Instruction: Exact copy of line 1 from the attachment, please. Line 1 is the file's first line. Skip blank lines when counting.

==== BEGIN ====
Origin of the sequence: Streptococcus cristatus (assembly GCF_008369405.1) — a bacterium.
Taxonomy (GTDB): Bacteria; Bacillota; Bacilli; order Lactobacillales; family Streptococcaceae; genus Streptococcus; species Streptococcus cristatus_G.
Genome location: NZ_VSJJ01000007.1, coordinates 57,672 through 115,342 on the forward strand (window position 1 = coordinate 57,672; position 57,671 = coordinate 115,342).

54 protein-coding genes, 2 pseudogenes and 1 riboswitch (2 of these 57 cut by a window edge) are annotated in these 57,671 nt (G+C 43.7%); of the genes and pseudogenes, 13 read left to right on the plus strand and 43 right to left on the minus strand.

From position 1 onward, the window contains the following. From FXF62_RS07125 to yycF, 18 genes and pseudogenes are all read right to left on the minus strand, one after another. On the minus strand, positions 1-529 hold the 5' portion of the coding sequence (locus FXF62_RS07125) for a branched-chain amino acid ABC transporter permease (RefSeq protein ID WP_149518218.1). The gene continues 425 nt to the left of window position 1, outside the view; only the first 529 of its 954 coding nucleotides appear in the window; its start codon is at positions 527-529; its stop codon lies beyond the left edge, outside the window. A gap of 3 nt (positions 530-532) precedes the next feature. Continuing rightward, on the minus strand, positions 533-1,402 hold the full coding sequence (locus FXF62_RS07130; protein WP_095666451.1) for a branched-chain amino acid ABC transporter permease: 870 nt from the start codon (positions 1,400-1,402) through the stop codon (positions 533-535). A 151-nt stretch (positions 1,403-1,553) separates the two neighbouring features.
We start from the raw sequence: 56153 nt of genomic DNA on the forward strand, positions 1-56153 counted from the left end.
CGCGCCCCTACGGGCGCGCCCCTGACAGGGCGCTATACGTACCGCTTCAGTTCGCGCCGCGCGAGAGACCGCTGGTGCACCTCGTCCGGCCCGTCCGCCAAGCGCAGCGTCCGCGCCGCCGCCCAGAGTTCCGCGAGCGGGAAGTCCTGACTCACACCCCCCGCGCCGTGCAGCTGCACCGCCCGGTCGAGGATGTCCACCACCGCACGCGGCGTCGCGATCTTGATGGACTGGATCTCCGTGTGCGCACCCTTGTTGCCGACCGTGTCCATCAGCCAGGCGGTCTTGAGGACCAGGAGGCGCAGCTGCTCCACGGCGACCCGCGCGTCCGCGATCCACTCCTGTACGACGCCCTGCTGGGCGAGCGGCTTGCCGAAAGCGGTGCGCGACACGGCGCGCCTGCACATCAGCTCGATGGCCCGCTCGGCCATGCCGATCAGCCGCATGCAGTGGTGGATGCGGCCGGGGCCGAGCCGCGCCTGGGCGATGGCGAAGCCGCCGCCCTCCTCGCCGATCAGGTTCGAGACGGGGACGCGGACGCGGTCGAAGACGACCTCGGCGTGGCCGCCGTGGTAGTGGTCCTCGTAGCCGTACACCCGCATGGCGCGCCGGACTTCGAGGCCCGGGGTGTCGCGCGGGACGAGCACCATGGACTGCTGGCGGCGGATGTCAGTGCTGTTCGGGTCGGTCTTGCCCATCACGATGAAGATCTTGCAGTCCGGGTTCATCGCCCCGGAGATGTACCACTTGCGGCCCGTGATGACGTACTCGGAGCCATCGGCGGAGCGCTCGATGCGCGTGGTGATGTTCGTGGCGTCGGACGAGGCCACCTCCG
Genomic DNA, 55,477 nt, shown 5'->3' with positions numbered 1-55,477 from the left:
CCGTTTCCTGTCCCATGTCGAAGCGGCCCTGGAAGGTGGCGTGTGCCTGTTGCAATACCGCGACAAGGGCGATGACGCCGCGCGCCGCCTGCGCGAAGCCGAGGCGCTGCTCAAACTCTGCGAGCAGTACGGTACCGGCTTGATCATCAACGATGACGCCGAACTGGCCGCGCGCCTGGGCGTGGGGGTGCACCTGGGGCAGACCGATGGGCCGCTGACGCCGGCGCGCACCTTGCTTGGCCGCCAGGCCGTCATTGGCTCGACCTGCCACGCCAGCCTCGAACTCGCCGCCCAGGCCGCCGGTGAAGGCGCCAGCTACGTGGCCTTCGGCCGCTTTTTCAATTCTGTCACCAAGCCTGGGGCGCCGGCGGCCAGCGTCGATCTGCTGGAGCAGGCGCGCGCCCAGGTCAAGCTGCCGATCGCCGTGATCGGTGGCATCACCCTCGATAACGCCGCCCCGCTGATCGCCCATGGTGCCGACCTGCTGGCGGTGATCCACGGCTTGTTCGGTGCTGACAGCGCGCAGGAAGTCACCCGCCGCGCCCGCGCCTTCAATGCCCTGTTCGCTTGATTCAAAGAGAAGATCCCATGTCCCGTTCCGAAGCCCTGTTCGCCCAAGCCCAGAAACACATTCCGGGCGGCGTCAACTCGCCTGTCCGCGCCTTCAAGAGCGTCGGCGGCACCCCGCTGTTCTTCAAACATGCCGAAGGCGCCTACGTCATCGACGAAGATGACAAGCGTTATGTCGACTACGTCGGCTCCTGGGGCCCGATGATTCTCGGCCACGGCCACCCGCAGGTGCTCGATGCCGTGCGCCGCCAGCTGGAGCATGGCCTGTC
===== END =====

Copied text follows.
Origin of the sequence: Streptococcus cristatus (assembly GCF_008369405.1) — a bacterium.